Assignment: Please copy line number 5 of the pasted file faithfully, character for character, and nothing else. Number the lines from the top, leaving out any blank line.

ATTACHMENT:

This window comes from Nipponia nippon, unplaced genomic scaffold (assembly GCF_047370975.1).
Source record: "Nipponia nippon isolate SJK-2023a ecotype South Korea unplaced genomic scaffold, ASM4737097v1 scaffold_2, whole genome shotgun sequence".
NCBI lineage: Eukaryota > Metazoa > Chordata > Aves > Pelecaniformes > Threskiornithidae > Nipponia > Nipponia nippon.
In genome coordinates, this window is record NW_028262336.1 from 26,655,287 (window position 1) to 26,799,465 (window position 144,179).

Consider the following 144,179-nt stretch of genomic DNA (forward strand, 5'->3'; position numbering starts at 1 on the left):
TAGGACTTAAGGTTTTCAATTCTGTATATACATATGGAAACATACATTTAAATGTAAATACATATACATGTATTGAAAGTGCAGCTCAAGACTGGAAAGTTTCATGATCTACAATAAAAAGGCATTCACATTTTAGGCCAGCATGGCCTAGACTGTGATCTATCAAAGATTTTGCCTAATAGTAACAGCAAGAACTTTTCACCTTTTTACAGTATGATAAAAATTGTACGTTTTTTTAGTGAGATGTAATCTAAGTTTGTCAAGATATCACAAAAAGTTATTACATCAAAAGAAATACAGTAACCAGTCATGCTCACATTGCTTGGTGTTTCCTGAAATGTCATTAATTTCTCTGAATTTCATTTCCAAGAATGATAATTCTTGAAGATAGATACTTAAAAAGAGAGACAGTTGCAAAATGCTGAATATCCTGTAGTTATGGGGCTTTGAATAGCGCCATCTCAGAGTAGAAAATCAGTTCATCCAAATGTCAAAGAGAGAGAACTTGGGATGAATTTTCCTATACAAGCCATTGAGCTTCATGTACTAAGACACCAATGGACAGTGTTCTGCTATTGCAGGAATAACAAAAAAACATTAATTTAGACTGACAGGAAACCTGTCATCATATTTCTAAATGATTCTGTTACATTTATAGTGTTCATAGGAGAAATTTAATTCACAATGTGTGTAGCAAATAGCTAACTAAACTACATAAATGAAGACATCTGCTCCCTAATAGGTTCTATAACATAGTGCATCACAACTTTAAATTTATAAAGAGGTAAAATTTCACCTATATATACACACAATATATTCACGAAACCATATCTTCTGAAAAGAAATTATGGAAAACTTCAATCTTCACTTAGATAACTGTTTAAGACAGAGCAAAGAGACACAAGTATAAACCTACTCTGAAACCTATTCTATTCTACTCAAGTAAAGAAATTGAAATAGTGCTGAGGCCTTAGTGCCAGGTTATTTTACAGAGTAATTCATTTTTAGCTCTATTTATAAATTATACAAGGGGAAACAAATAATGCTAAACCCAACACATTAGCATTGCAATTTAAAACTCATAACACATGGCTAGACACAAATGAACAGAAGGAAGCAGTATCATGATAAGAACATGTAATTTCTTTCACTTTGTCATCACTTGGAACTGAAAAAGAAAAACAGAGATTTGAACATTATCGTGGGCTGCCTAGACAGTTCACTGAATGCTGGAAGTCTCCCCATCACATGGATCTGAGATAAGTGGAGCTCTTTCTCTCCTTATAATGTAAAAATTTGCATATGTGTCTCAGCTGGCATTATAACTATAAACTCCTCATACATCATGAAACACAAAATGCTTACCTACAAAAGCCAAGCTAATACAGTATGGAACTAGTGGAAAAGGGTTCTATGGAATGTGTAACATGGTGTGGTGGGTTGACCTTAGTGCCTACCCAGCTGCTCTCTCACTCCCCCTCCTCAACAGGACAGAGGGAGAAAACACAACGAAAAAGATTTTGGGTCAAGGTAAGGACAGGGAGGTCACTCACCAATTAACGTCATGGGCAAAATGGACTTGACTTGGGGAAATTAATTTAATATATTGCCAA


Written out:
Consider the following 144,179-nt stretch of genomic DNA (forward strand, 5'->3'; position numbering starts at 1 on the left):